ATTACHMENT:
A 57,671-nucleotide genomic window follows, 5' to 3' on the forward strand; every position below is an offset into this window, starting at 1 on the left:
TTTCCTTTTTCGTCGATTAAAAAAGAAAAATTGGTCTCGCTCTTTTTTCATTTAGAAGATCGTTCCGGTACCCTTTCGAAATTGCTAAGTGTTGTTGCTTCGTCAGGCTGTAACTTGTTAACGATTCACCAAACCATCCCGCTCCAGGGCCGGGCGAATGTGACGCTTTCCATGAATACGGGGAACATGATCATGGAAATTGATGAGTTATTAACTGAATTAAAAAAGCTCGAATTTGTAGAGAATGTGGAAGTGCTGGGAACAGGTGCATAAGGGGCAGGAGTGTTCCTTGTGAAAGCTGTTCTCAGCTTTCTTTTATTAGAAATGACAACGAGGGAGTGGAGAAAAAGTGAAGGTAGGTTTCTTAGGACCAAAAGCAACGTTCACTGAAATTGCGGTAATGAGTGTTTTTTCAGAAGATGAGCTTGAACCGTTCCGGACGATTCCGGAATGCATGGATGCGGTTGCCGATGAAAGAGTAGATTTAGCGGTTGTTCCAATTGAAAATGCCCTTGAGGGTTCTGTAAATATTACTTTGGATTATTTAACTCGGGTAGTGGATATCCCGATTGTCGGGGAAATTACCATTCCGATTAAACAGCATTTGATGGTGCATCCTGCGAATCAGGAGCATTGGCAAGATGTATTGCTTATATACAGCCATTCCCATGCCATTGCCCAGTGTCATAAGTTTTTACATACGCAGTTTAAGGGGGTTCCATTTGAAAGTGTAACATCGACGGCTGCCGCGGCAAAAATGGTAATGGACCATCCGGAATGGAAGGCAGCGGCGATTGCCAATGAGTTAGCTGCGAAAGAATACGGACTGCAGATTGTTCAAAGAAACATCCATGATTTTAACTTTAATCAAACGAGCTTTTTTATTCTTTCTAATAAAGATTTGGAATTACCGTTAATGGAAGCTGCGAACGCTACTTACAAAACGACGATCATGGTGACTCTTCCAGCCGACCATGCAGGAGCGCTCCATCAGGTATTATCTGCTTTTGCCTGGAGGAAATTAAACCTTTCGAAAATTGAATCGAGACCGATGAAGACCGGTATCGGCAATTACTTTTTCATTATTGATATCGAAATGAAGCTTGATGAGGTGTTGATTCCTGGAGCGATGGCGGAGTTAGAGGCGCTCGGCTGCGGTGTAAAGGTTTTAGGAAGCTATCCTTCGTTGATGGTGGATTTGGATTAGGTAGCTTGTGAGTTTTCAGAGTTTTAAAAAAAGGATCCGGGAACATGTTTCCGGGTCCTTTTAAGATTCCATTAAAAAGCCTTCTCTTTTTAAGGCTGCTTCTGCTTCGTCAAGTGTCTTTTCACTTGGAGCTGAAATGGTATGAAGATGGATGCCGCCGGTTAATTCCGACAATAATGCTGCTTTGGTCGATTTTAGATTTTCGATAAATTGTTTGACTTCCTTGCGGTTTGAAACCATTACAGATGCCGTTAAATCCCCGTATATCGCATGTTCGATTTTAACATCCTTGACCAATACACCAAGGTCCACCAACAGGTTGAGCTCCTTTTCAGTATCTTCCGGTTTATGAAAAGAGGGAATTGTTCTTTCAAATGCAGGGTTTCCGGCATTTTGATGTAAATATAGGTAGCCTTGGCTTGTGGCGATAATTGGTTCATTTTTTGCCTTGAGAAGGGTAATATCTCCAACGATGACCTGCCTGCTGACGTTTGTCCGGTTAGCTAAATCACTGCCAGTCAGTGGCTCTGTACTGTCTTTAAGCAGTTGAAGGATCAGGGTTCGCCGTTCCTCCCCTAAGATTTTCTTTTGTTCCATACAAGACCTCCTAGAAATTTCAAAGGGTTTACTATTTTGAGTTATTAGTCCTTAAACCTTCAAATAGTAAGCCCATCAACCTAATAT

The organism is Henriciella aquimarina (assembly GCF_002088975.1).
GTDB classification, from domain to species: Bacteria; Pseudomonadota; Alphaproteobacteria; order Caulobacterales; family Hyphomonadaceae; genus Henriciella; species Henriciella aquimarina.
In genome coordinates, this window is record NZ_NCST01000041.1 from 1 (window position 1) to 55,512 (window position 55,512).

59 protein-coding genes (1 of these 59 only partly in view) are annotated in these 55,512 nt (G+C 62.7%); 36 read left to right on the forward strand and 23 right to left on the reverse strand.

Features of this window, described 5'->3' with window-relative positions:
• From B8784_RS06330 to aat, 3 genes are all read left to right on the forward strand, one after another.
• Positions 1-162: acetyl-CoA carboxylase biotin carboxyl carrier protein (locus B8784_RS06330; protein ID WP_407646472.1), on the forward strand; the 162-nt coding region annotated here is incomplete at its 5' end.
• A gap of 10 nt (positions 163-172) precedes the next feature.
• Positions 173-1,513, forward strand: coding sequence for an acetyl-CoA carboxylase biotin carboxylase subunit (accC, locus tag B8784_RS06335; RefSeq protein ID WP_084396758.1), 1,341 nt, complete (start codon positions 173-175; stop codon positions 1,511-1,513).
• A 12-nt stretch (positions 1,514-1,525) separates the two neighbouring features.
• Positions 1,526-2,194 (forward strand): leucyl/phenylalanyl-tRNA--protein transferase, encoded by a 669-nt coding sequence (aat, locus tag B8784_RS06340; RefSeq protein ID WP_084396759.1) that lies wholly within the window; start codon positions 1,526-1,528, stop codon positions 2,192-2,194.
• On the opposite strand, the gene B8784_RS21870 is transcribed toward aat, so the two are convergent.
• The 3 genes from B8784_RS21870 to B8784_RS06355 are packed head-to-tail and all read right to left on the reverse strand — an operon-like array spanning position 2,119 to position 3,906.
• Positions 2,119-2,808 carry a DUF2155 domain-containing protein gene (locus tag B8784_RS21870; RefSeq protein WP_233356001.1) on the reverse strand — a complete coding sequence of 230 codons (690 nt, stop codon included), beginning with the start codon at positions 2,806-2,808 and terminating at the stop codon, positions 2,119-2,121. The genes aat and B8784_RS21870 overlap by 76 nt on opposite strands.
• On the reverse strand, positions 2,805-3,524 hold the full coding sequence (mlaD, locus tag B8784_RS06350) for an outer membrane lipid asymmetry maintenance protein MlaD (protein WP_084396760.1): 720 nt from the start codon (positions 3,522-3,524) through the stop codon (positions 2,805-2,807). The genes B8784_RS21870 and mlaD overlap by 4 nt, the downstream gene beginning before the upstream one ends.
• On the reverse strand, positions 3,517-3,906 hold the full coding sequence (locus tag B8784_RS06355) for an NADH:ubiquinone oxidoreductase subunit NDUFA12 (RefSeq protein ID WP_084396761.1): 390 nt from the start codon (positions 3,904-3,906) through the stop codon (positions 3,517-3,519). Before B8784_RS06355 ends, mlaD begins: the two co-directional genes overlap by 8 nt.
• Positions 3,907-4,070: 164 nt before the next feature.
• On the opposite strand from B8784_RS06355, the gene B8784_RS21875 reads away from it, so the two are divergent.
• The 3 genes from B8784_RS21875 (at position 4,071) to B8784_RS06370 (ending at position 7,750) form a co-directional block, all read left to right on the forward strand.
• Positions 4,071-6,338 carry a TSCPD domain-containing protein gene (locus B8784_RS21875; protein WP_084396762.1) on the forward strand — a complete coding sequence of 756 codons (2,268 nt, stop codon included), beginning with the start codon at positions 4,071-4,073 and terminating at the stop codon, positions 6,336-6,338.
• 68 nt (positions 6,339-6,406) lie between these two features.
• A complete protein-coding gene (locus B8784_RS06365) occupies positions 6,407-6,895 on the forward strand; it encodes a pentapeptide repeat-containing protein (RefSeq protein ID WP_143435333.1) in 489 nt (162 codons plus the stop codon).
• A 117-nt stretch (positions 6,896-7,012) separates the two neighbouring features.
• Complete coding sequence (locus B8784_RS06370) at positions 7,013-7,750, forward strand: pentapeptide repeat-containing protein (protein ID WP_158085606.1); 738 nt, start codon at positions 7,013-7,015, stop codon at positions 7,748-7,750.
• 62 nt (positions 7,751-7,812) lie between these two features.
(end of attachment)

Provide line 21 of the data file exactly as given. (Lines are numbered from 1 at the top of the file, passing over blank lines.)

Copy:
• The 3 genes from B8784_RS21875 (at position 4,071) to B8784_RS06370 (ending at position 7,750) form a co-directional block, all read left to right on the forward strand.